*This is fresh seed (not dried) to ensure viability and has been stratified for fall planting, and should be planted as soon as possible upon receipt. Due to delicate nature this seed, it will automatically ship USPS Priority Mail on Monday-Wednesdays only to ensure speedy receipt.
The fleshy white root of American Ginseng is often said to have a human-like form, with the smooth stem of the mature plant directly arising from the ‘neck’. It Mandarin name for Chinese Ginseng, jen-shen (‘man root’) refers to this humanoid appearance— a Chinese myth originating in Sheni Province begins with villagers hearing a voice calling to them from underneath a plant, and their surprise at the resemblance of the plant’s below-ground parts to a little man. Resultantly, Ginseng became known as tu ching, ‘spirit of the ground.’ Indigenous Americans saw the native species of this plant as possessing healing qualities, often used as a talisman for rejuvenation and battle. The Cherokee knew it as ‘little man,’ and the Iroquois as ‘man’s thighs and legs separated’ (garent oquen). Older roots are more effective in medicine-making, with the recommended growth time prior to harvest being at least five years.
In addition to the root, other parts of the plant have traditionally been used to prepare medicinal remedies. The Creek people would use the green matter of it as a poultice applied to bleeding wounds, and a decoction of its aerial parts was long utilized by the Crow tribe to facilitate childbirth. However, one should take care in usage of Ginseng’s other parts, as the safety of this is uncertain.
The genus Panax can be broken down to pan, Latin for ‘all,’ and akos, for remedy, indicating the long history of this plant as acting as a cure-all. Known as an adaptogen, research has shown that American Ginseng may improve concentration and psychological function, and regulate bodily systems. Be weary of taking Ginseng in the evening, as its energy-boosting qualities may provide may affect the night’s slumber. Practice caution in using this plant medicinally, as it could interact poorly with pharmaceutical drugs or cause adverse reactions in large doses.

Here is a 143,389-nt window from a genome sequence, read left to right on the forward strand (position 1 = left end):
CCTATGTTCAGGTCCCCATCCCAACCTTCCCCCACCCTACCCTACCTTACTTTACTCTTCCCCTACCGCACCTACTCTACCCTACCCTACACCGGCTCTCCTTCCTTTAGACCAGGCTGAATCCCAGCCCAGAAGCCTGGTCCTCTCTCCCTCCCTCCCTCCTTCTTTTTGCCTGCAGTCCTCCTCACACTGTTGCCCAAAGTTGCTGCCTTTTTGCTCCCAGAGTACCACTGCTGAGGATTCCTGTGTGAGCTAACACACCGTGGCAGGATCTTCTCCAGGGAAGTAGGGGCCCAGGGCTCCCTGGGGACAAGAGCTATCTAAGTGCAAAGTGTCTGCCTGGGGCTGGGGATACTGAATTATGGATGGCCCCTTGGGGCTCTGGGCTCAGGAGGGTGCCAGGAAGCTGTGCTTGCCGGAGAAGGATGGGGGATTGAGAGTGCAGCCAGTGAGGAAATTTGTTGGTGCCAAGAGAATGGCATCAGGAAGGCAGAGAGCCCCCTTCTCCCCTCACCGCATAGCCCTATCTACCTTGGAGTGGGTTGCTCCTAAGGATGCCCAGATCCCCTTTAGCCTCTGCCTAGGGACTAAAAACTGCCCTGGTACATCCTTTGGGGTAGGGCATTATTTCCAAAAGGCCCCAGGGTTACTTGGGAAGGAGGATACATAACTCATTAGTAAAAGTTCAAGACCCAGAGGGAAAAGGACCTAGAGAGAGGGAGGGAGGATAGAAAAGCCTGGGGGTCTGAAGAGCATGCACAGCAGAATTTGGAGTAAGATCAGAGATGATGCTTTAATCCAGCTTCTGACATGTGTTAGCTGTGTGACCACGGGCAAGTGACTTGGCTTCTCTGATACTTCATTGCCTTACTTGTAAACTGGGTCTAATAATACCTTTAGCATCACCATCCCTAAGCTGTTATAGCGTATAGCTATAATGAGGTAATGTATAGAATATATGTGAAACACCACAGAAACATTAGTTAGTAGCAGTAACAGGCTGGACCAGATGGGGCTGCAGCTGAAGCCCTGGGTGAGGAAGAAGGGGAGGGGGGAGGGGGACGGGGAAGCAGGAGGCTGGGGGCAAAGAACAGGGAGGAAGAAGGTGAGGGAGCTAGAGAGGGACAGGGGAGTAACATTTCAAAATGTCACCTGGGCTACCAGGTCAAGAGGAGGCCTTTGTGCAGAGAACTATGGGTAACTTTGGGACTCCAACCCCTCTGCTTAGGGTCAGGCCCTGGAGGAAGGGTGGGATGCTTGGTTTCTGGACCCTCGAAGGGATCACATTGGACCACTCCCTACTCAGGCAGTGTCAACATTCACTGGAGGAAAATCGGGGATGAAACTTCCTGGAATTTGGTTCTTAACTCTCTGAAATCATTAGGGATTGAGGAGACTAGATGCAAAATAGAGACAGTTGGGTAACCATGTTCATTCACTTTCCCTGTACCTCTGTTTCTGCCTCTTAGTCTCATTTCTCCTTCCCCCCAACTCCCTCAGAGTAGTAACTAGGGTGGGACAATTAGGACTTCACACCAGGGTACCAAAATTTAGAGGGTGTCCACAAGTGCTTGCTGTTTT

In Eastern states, Panax quinquefolia is often found alongside other precious spring ephemerals like goldenseal, black cohosh, and trillium flowers. Communities common around this plant in Western US include Soloman’s seal, wild ginger, and trillium again. With a native range throughout much of North America, the wild populations of slow-maturing American Ginseng have declined over the years. As medicinal properties having become popular as a modern supplement, exploitation of this plant has been devastating. This boom began in the 1700s, with thousands of tons of root being exported from the US every year. Traditional Ojibwa methods of harvest involve doing so only after the berries had ripened so their seeds might be sown to replace what had been dug up. Cultivation of this plant in one’s garden decreases the risk of over harvest in the wild, and allows for a potent medicine to be at one’s disposal in their own patch.